The atmosphere at the Oistins Festival has significantly improved, but for owners and operators of small businesses, the annual event has not generated the type of economic activity which was expected.
Festival chair Toni Thorne challenged business people to come forward with more local offerings and they did not disappoint. Entrepreneurs again flocked to the southern fishing town, eager to display the best of their products and services.
From agricultural produce, to cosmetics and home décor products, it was clear that Barbadian entrepreneurs were presenting more innovative and unique concepts. Unfortunately, it appears Barbadians are still clutching their wallets and purses, opting for a more frugal approach.
Rachel Clement, Founder, Manager and Designer of Rachel Clement’s Sea Glass Accessories, described the first three days at the festival as “slow and steady”, but still an improvement on last year’s.
“Last year was horrible. This year, their whole presentation and the variety of activities and the use of various stages tend to give a whole different feeling to Oistins in comparison to what I’m used to…This year has been a great improvement and more people have been anticipating Oistins because of all of the pop ups. It’s a little better for 2019.”
Clement however added: “It is a little harder to get people to spend money right now. But I have people who love my products and they will purchase regardless. There was a woman who saw my rings and requested that I make one from scratch yesterday. It’s been a growing experience,” she concluded.
For Dion George, Co-owner of Frootsad246, which offers a variety of fruit and vegetable juices, the assessment was quite similar.
“It’s very lively and a lot of people have been passing through today. Yesterday [Saturday] was a bit slow at first, but it got livelier in the evening and more people were passing through.
“People are spending money, but they haven’t been buying as they would have at other events, but those who have bought the juices really enjoyed them,” he said.
At Tandem’s Box Pop local creativity was showcased in several contemporary home wares, lighting, home decor, apparel & accessories.
Israel Mapp, creative producer for Tandem movement told Barbados TODAY that the business, which started locally has expanded to become a “pan regional” enterprise.
“Our mandate is to expand our exposure through the island… to let people know that we are here and that we make good quality products which are functional and beautiful,” said Mapp.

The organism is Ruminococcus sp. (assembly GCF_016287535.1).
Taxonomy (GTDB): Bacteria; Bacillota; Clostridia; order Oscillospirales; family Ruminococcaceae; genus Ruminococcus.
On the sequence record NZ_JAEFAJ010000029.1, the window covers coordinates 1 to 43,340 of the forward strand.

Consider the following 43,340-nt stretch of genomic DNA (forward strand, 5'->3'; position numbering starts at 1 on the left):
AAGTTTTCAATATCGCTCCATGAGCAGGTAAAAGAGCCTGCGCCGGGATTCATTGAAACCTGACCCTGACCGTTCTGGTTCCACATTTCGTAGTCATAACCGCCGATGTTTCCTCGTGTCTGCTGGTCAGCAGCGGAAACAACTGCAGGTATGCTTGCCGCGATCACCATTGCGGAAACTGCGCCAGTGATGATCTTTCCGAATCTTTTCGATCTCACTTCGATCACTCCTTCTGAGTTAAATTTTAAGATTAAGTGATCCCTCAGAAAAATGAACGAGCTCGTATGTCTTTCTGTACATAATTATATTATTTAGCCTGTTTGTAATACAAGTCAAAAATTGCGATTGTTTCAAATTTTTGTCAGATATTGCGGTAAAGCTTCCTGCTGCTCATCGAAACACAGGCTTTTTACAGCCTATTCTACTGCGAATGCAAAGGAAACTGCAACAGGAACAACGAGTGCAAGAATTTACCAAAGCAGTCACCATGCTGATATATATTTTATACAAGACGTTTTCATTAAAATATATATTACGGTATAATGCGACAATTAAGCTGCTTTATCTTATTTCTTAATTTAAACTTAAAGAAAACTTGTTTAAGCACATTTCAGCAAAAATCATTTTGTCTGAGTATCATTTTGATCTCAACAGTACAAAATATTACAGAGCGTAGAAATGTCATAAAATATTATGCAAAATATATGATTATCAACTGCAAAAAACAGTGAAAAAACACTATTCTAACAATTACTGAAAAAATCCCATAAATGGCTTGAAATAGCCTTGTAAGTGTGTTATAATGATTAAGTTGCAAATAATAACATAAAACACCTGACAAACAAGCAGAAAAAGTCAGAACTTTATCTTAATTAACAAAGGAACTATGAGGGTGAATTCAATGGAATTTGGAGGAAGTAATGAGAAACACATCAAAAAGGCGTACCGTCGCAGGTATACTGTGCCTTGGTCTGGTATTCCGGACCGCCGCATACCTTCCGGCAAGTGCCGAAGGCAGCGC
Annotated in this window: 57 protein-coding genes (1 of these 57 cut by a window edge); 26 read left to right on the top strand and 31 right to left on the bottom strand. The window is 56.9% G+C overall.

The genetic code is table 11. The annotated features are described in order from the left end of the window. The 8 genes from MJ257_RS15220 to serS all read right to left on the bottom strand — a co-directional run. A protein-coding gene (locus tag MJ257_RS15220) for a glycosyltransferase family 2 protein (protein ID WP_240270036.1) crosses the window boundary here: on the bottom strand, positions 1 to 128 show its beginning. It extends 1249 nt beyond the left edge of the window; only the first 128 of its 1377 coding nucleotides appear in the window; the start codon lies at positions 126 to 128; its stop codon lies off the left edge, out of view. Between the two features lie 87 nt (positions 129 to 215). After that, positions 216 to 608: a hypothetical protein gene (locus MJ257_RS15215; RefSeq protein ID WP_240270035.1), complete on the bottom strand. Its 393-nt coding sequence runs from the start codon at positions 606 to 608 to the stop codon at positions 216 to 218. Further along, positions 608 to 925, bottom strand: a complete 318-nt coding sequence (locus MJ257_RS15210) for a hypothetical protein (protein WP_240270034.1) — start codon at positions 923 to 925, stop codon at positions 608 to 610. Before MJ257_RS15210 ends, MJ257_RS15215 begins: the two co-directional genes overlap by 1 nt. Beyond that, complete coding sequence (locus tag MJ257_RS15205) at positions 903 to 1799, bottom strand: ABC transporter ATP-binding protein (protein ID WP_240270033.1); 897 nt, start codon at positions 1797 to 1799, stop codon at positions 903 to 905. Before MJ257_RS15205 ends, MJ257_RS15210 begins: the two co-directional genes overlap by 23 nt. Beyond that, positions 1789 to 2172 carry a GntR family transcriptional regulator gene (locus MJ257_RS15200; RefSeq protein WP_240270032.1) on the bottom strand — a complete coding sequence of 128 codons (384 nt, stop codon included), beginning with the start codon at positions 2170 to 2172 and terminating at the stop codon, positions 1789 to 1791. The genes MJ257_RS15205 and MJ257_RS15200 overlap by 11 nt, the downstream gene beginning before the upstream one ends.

“People are very surprised because our setup is a bit different, because we take well-designed objects and make an experience of them and let people know there are different ways of experiencing things that are made in Barbados. So the feedback has been very interesting.
“Obviously the major issue is the price point. Because of where we are and how we source material and the cost of talent and skill, our products are a little more expensive. But it’s not that we are trying to fleece you, this is simply the cost. So people say, ‘you know what, I can work towards this, I can save towards this item because it has high value and I’m supporting a larger eco system of people’…so they may not buy now, but they have our cards, they think about us and they may come back in December and buy something from us.”
For Lucette Trotman, Manager of Bajanique, which specializes in all natural handmade soaps, creams, facial masks, foot scrubs and body scrubs, this year has been a disappointment.
“The experience has not been better. I’ve made one sale for two days so far. We don’t see many people at all and the festival is nothing like before. Even last year it wasn’t that fantastic, but it was a lot better than this year and we saw a lot more people and at this point [Sunday], it is just like a normal day in Oistins,” said Trotman.
She also complained that Barbadians had not yet developed an appreciation for the work of local artisans and their authentic products.
“I find that a lot of Barbadians haven’t caught onto the natural and local stuff, but the tourists buy them. They buy the soaps, the creams and the insect repellents especially, and they take home things as gifts. But I still find too many plastic toys are being bandied around for sale for children and not a lot of support locally for the local, handmade products,” she said.